By Bart Schaneman and Omar Sacirbey
A task force makes recommendations for how the Canadian government should legalize recreational marijuana, Ohio writes draft rules for MMJ dispensaries, and cannabis has a big week in Washington DC.
Here’s a closer look at some notable developments in the marijuana industry over the past week.
Small or big?
Will Canada’s new adult-use marijuana market be open to small businesses – or dominated by big corporations?
Jodie Emery, a political activist and owner of Cannabis Culture, a magazine and retail space in Vancouver, British Columbia, worries it will be the latter.
“The messaging from the government has been about letting the large producers control the manufacturing of marijuana,” she said.
A government-commissioned task force this week issued more than 80 recommendations for how the country should proceed with the legalization of adult-use cannabis. The Task Force on Cannabis Legalization and Regulation recommended “market diversity by creating a space for smaller-scale production.”
Emery was encouraged by the reference to smaller players. But she’s concerned it could be prohibitively expensive for the little guy.
“Requirements to become a licensed producer are so difficult and costly it’s prohibitive,” she said.
Emery is also worried the government will push for the existing licensed medical marijuana cultivators to produce the majority of marijuana in the country.
Prime Minister Justin Trudeau is expected to introduce legalization legislation in the spring. By then, perhaps, the smoke will begin to dissipate and the government’s plans will become clearer.
Ohio’s dispensary regulations
An encouraging start.
That’s how one cannabis consultant described the draft rules for dispensaries issued Thursday by Ohio’s Board of Pharmacy.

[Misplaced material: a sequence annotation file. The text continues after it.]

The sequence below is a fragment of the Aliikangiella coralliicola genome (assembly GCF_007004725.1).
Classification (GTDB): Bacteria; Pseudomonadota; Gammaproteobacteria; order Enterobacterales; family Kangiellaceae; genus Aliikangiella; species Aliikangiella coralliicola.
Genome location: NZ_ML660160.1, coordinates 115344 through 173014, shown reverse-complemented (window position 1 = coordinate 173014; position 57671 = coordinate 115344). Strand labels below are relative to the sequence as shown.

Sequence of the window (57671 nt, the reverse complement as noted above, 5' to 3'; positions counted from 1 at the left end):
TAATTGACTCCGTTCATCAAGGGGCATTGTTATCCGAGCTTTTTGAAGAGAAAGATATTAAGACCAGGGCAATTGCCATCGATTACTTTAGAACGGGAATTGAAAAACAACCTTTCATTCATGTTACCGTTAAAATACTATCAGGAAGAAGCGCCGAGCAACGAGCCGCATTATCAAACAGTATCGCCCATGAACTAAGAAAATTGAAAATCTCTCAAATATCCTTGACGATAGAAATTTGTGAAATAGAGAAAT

“They’re more detailed than any other first draft of regulations that I’ve seen,” said Carrie Roberts, a senior consultant with Medicine Man Technologies in Colorado.
That’s helpful for aspiring applicants, because they’ll know the costs of the application and licensing fees – as well as what they’ll need to do when applying for a permit.
Applicants will be required to:
- Submit a 1,500-word narrative describing past business experience and medical marijuana expertise.
- Provide detailed security, staffing and patient education plans as well as an “operations manual” and “environmental impact plan.”
- Show detailed construction plans and demonstrate that the dispensary will be able to handle patient numbers.
- Provide specific budgets that include pre-opening costs and first-year operating expenses.
There are even comprehensive instructions on how the state will handle tie scores between applicants:
The team with the best security plan wins. If teams deadlock on security, the application with the better patient education score will win out. If there’s a tie after that, the license will go to the applicant who is farthest from another dispensary.
The demand for significantly more information from applicants enables regulators to better vet them, Roberts said.
“They’re showing that they really care about who gets these licenses, and they’ve put a lot of thought into how to get the best applicants,” she said.
Pre-emptive action in Washington DC
Washington DC just went through its busiest cannabis news week since President-elect Donald Trump nominated Jeff Sessions as his attorney general last month. And, for the most part, it was upbeat news for the cannabis industry – in contrast to the Sessions nomination and other Trump-related developments.
It began when the U.S. Senate reapproved – as part of a broader federal spending measure – the Rohrabacher-Farr Amendment, which prohibits the federal government from spending money to interfere with state-legal medical marijuana programs. But the fix is temporary: Congress must reapprove the amendment by April 28 to get it into the next spending bill, or pass it as a stand-alone bill.
That was followed by Monday’s announcement that U.S. Representatives Dana Rohrabacher, R-California, and Earl Blumenauer, D-Oregon, plan to form a Congressional Cannabis Caucus in 2017 with the aim of passing marijuana reform laws.
Two days later, 10 U.S. senators wrote to the acting head of the Treasury’s Financial Crimes Enforcement Network urging the department to do more to get banks to provide services to legal marijuana businesses, particularly ancillary companies like security firms.
That was no doubt welcome news for cannabis professionals seeking allies in government to stand up to a potentially hostile Trump attorney general.
“It’s kind of a pre-emptive action,” said Ross Baker, a political science professor at Rutgers University. “It’s them saying, ‘These are issues that we’re concerned about.’ ”
Bart Schaneman can be reached at firstname.lastname@example.org
Omar Sacirbey can be reached at email@example.com